IoT (Internet of Things) strategies are hampering security management, with almost half (47%) of executives in a new survey saying it has become more difficult to stay secure in the last year. This is one of the key findings of the 2017-2018 Global Application and Network Security Report, just released by Radware®, a provider of cyber security and application delivery solutions.
Adding to the problem is the complex issue as to who is responsible for IoT security. When asked who needs to take responsibility, there was no clear consensus among security executives. Responses pinned responsibility on the organisations managing the network through to the manufacturers, but the majority said it was down to consumers using these devices (56%).
Andrew Foxcroft, regional director for Radware UK, Ireland and Nordics, says that its time companies closed the debate and assume responsibility themselves: “Everything that is attached to the network is a threat to security. The longer we debate who is responsible the more advantage we hand to the hackers who will do everything that can to exploit weaknesses.
“Governments of the world are taking more and more interest in IoT and if companies fail to be decisive, take responsibility and collaborate on security, legislation will make the decision for them – look at Germany’s decision to ban smart toys.
“It’s lazy to assume consumers will think about security. We already know people find it challenging to keep up with software updates and are unlikely to think through the risks regardless of the terms and conditions they sign up to. The network is only as strong as its weakest link and the sooner companies realise IoT devices are the weakest link, and that the buck will always stop with them, the better.”
The study also found that the percentage of companies reporting financially motivated cyber-attacks has doubled over the past two years, with 50% of surveyed companies experiencing a cyber-attack motivated by ransom in the past year. As the value of bitcoin and other cryptocurrencies – often the preferred form of payment among hackers – has appreciated, ransom attacks provide an opportunity for hackers to cash out for lucrative gains months later.
Cryptocurrencies help hackers
“The rapid adoption of cryptocurrencies and their subsequent rise in price has presented hackers with a clear upside that goes beyond cryptocurrencies’ anonymity,” adds Foxcroft. “Paying a hacker in these situations not only incentivises further attacks, but it provides criminals with the vital funds they need to continue their operations.”
The number of companies that reported ransom attacks in which hackers use malware to encrypt data, systems, and networks until a ransom is paid – surged in the past year, increasing 40% from the 2016 survey. Companies don’t expect this threat to go away in 2018 either. One in four executives (26%) see ransom as the largest threat to their business sector in the coming year.
“Criminals used various exploits and hacks this year to encrypt vital systems, steal intellectual property, and shut down business operations, all with ransom demands attached to these actions,” Foxcroft said. “Between service disruptions, outages, or intellectual property theft, hackers are leaving businesses reeling, searching for solutions after a hack occurs. As hackers and their methods become increasingly automated, it is now more important than ever for organisations to be proactive in protecting their business.”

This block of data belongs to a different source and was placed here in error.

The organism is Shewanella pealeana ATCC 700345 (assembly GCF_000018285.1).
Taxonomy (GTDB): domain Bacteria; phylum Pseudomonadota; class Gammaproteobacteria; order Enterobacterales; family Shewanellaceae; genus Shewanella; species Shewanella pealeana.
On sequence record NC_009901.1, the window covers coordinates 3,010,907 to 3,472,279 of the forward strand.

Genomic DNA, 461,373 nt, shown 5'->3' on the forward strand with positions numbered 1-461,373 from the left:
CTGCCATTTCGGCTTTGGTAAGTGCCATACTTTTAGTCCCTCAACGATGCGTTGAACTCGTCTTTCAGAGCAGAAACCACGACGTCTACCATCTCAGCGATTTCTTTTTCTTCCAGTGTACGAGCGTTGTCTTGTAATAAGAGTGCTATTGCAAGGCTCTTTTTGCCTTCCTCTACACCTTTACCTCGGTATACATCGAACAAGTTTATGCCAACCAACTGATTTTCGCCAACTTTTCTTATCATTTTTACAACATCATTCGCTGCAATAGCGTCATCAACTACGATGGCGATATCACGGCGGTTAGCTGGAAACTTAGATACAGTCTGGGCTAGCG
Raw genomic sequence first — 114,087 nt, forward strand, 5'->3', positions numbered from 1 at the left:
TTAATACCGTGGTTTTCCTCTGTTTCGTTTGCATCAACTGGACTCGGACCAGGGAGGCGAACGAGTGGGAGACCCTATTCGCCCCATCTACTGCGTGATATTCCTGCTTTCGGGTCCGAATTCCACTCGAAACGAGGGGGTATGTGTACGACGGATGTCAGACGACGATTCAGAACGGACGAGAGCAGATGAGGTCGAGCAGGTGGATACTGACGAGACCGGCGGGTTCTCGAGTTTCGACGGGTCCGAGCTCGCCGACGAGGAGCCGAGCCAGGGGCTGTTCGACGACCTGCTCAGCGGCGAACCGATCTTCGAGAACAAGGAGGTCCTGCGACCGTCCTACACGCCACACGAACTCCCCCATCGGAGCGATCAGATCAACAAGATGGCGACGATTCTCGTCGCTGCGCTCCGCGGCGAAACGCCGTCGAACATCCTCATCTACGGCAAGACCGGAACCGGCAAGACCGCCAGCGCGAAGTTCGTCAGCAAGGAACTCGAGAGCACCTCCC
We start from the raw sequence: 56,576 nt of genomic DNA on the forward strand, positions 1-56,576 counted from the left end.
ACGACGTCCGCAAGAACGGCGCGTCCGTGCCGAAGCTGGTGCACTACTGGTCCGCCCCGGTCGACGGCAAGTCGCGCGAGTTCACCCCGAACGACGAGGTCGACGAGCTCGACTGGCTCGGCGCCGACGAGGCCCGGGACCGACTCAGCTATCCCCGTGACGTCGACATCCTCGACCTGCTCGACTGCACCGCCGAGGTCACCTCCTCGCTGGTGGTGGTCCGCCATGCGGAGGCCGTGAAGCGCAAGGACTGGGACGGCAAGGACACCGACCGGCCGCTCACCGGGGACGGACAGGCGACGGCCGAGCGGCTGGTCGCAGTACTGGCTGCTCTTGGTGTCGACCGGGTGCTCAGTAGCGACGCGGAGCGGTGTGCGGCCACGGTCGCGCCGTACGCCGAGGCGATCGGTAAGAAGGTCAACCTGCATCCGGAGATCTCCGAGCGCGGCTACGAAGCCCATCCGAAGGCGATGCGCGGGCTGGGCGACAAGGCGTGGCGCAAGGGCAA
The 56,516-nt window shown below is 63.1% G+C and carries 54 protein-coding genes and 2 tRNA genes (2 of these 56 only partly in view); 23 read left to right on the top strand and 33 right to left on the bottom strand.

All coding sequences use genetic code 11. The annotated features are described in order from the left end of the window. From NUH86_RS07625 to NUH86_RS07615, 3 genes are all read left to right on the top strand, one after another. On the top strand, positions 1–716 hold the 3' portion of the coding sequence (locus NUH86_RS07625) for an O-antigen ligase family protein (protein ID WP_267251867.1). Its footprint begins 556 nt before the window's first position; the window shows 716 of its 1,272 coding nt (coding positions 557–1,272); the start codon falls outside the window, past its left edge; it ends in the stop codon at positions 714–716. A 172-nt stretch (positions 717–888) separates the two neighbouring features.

Other key findings of the report include:
- Businesses are most concerned with their data when hit with a cyber-attack. Respondents noted that data leakage was their top business concern, followed by reputation loss and service outages. Yet with five months to go until GDPR comes into force, only 28% say their organisation is very or well prepared for GDPR, and another third feel somewhat prepared. Not surprising, those in Europe are more likely to say they are very well or well prepared compared to those in North America (35% vs. 25%), while one in four in North America are completely unfamiliar with GDPR.
- Despite one in four (24%) businesses reporting cyber-attacks daily or weekly, nearly 80% of surveyed organisations have not come up with a calculation for the cost of attacks, and one in three lack a cyber security emergency response plan.
- One-fifth already rely on machine learning and a quarter plan to integrate it in the next 12 months. However, Europe is falling behind the US and Asia Pacific in the adoption of artificial intelligence. In the US 58% of companies already rely or plan to integrate artificial intelligence, with a similar story in the Asia Pacific region (54%), but in Europe 62% neither rely nor plan to use artificial intelligence.
- To help bolster defences, a third of companies (29%) in Europe and 41% in the US are now open to including hackers in their IT security teams.
Radware’s Global Application and Network Security Report, now in its seventh year, is a cross-industry report compiled by Radware’s Emergency Response Team (ERT), leveraging vendor-neutral survey data from 605 IT executives spanning several industries around the globe, Radware’s hands-on experience handling today’s leading threats, as well as third-party service provider commentary.
The complete Global Application & Network Security Report 2017-2018, which details 2017’s major attack trends and provides predictions and recommendations from Radware’s ERT for how organisations can best prepare for mitigating cyber threats in 2018, can be downloaded here.